The basic story about the discovery and subsequent dispute over the photograph’s provenance, is as follows.  A collector named Keya Morgan recently purchased the album containing the photograph, found in an attic in North Carolina, for $30,000.  He also purchased, at the same sale, for $20,000, a deed of sale for a slave named John, valued at $1,150 in 1854.  The deed seems to have been represented to Morgan as the sale document for one of the boys in the photograph, but this link seems unlikely.  The price is awfully high for an infant in that period, which is what either boy in the photograph would have been at the time of sale if the picture had been taken in the 1860s.  Subsequent digging by the AP and others found what seems to be the original petition for the sale in the Digital Archive of Slavery, which suggests that the slave John, mentioned in the deed, was twenty-seven or twenty-eight in 1854.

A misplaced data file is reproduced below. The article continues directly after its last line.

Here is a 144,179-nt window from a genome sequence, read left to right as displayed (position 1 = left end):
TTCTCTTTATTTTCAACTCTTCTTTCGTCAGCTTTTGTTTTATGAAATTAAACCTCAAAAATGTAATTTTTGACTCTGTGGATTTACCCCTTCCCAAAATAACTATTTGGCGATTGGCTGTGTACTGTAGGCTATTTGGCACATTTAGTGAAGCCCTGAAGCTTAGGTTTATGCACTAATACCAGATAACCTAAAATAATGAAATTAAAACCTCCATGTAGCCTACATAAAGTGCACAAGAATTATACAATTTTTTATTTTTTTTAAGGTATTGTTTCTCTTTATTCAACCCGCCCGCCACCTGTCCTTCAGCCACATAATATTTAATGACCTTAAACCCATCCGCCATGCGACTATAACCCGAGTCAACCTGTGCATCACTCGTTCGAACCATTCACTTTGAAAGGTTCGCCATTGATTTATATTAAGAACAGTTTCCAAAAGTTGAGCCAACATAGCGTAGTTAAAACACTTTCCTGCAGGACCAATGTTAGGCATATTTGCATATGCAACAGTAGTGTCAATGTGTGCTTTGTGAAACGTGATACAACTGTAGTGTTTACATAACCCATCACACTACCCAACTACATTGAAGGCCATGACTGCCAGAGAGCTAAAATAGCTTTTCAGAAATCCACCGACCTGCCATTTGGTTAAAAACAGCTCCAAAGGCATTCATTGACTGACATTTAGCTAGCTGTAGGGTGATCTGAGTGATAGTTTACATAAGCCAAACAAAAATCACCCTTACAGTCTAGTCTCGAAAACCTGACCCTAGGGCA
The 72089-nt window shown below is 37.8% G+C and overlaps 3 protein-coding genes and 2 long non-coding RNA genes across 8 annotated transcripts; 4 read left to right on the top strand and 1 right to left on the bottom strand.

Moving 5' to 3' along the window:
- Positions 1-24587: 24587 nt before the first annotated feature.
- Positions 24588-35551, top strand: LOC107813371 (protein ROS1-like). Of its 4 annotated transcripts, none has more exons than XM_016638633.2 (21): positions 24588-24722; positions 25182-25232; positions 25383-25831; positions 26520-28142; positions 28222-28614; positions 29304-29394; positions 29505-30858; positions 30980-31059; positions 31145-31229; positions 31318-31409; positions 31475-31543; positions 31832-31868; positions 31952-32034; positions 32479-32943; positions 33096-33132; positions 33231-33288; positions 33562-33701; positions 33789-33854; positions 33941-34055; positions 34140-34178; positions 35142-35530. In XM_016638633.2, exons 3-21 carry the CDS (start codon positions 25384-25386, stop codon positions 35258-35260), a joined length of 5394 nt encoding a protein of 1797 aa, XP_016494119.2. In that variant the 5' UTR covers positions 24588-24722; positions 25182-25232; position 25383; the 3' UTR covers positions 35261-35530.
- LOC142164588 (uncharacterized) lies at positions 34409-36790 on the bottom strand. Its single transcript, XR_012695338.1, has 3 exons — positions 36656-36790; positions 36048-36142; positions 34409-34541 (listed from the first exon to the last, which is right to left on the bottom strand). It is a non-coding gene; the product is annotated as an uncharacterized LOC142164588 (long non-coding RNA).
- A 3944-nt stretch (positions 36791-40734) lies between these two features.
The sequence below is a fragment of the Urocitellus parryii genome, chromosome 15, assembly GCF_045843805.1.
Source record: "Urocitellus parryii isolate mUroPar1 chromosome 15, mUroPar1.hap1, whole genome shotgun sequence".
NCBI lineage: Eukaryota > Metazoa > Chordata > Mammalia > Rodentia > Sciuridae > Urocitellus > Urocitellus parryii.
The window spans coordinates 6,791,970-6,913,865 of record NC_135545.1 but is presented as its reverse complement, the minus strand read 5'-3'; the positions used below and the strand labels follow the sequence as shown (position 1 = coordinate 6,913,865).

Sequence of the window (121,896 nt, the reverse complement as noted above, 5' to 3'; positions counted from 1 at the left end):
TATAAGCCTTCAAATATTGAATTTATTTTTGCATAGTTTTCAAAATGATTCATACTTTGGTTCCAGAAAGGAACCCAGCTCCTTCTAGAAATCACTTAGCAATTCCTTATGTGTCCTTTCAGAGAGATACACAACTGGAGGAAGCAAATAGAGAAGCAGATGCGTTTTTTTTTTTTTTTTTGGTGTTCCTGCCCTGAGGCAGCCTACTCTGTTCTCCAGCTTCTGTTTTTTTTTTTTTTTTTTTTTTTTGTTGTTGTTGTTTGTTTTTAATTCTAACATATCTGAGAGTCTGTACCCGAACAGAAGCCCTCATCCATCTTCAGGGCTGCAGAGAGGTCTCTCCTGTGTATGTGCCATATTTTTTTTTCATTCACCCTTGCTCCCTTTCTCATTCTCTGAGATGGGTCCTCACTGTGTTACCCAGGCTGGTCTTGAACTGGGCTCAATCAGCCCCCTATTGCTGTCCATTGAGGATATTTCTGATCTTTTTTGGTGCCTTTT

Bringing further attention to the photograph was the initial attribution of the image to someone in Matthew Brady’s photographic studio (the caption beneath Morgan’s photograph reads simply “Brady”).  If a link to the famous Civil War photographer could be confirmed, perhaps it could justify the high sale price.  Web searches by a blogger named Kate Marcus and a collector named Sherry Howard, however, found other copies of this image in stereoscope format (meant to be seen through a 3-D like viewfinder popular from the mid- to late nineteenth century).  One copy recently sold on eBayfor $163, and another is in the New York Public Library Digital Gallery.  Both are attributed to J.N. Wilson, a photographer active in Savannah, Georgia in the 1870s and 1880s, and seem to have been part of a series of “Plantation Scenes.”  The caption in the NYPL catalog (which presumably appears on card’s verso) reads:  “Plantation Scene; Happy Little Nigs.”